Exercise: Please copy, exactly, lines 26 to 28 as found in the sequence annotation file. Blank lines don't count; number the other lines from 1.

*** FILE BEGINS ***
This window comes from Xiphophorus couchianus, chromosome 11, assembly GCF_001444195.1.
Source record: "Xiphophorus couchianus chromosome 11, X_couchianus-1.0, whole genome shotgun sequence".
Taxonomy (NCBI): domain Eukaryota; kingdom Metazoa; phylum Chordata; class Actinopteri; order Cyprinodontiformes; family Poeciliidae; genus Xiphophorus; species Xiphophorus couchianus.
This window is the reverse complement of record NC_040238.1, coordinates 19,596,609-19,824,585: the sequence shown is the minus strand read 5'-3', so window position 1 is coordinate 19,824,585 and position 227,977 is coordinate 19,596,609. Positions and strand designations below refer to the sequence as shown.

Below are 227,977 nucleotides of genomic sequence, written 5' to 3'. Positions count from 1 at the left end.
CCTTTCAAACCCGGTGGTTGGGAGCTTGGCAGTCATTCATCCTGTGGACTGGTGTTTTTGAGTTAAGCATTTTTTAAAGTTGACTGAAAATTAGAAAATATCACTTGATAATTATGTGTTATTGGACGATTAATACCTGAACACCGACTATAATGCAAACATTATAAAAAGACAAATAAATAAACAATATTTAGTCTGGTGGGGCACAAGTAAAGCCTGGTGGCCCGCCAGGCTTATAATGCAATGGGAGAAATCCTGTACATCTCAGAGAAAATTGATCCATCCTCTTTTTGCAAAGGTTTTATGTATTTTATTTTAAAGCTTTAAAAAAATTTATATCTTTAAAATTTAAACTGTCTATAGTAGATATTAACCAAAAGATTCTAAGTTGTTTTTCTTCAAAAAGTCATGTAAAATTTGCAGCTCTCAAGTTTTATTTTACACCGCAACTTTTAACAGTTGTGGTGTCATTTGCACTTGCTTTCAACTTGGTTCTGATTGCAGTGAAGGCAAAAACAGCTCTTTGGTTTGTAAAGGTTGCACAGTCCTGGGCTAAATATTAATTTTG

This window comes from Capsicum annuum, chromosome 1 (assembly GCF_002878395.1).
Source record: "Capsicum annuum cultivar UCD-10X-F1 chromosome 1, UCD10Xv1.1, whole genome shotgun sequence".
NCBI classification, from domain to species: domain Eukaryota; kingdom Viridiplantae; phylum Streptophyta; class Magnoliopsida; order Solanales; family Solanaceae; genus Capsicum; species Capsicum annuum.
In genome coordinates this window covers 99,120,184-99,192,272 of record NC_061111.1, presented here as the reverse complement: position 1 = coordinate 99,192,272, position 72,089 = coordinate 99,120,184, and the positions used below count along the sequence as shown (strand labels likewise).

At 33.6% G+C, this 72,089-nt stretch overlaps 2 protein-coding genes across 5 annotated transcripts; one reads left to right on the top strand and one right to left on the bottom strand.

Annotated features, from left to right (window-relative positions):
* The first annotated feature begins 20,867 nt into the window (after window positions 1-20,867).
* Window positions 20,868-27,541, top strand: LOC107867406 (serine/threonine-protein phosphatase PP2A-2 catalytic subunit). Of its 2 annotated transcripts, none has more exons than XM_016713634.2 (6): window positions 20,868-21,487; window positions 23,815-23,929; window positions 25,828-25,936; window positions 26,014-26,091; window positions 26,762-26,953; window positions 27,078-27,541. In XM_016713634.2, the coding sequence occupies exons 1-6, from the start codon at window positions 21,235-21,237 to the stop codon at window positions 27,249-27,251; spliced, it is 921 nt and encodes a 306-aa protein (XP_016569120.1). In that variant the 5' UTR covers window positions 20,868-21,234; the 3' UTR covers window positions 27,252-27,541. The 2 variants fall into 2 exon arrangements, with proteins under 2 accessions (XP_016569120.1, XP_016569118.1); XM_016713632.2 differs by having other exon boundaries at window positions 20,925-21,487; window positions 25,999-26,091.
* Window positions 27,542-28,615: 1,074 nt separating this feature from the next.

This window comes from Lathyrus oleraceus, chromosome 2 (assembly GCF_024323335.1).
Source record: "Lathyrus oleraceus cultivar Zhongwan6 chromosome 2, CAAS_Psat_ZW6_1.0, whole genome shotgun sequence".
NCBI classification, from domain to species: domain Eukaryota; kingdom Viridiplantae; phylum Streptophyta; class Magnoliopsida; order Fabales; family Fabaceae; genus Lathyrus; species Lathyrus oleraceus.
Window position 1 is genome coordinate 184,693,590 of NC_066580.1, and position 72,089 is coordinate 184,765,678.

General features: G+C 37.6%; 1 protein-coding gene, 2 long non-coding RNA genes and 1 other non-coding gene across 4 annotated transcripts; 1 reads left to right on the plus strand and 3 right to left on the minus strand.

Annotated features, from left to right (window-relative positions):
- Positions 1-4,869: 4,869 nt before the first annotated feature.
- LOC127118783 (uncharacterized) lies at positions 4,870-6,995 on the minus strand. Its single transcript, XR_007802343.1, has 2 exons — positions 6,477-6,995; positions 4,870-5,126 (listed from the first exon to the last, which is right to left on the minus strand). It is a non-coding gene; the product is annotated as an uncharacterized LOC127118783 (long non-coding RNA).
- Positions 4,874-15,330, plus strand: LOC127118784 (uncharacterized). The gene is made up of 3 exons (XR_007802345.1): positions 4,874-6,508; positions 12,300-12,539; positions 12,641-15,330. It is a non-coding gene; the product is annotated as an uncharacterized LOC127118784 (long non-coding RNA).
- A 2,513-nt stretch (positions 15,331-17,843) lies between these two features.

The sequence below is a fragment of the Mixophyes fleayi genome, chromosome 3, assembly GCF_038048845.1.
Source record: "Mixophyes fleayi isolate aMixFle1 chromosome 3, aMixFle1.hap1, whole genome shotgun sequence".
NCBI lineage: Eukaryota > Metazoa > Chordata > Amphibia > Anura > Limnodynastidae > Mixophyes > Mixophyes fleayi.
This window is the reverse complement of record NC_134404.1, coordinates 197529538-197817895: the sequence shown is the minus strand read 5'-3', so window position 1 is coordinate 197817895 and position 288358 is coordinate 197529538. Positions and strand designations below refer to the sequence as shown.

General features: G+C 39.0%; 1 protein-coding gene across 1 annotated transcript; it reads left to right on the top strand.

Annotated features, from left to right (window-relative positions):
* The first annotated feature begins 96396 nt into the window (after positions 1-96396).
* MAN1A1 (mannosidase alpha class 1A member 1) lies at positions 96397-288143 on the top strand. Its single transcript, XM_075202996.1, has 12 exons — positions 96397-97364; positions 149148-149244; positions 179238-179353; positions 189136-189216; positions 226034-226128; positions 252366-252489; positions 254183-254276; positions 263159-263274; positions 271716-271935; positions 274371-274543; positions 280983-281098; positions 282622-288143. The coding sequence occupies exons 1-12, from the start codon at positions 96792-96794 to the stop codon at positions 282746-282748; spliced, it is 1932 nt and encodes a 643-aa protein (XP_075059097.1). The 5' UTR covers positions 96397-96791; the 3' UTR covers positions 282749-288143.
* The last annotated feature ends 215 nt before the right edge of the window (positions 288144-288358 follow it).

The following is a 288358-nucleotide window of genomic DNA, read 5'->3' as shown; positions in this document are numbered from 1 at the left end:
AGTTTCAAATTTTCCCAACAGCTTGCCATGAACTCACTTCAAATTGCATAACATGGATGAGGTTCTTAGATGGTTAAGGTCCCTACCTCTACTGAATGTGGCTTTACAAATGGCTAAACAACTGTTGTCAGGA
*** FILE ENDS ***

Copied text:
The sequence below is a fragment of the Mixophyes fleayi genome, chromosome 3, assembly GCF_038048845.1.
Source record: "Mixophyes fleayi isolate aMixFle1 chromosome 3, aMixFle1.hap1, whole genome shotgun sequence".
NCBI lineage: Eukaryota > Metazoa > Chordata > Amphibia > Anura > Limnodynastidae > Mixophyes > Mixophyes fleayi.